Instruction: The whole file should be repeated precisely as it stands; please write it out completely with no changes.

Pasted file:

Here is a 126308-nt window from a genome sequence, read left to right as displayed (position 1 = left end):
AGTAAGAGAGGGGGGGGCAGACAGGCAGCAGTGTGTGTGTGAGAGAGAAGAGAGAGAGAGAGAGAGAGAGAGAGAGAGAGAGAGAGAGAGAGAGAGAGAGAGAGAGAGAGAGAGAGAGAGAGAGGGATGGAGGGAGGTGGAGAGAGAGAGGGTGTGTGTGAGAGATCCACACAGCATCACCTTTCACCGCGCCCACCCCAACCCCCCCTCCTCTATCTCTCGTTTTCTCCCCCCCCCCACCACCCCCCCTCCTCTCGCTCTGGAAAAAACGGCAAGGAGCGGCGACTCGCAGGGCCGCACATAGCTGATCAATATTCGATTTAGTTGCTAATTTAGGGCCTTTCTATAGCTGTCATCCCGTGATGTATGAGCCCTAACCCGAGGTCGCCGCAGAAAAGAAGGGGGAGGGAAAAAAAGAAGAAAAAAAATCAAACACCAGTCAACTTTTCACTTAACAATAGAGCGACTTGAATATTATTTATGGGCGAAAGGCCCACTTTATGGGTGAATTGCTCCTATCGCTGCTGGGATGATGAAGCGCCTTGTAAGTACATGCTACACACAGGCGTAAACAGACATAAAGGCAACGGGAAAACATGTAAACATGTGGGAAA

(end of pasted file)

Here is a 126308-nt window from a genome sequence, read left to right as displayed (position 1 = left end):
AGTAAGAGAGGGGGGGGCAGACAGGCAGCAGTGTGTGTGTGAGAGAGAAGAGAGAGAGAGAGAGAGAGAGAGAGAGAGAGAGAGAGAGAGAGAGAGAGAGAGAGAGAGAGAGAGAGAGAGAGAGGGATGGAGGGAGGTGGAGAGAGAGAGGGTGTGTGTGAGAGATCCACACAGCATCACCTTTCACCGCGCCCACCCCAACCCCCCCTCCTCTATCTCTCGTTTTCTCCCCCCCCCCACCACCCCCCCTCCTCTCGCTCTGGAAAAAACGGCAAGGAGCGGCGACTCGCAGGGCCGCACATAGCTGATCAATATTCGATTTAGTTGCTAATTTAGGGCCTTTCTATAGCTGTCATCCCGTGATGTATGAGCCCTAACCCGAGGTCGCCGCAGAAAAGAAGGGGGAGGGAAAAAAAGAAGAAAAAAAATCAAACACCAGTCAACTTTTCACTTAACAATAGAGCGACTTGAATATTATTTATGGGCGAAAGGCCCACTTTATGGGTGAATTGCTCCTATCGCTGCTGGGATGATGAAGCGCCTTGTAAGTACATGCTACACACAGGCGTAAACAGACATAAAGGCAACGGGAAAACATGTAAACATGTGGGAAA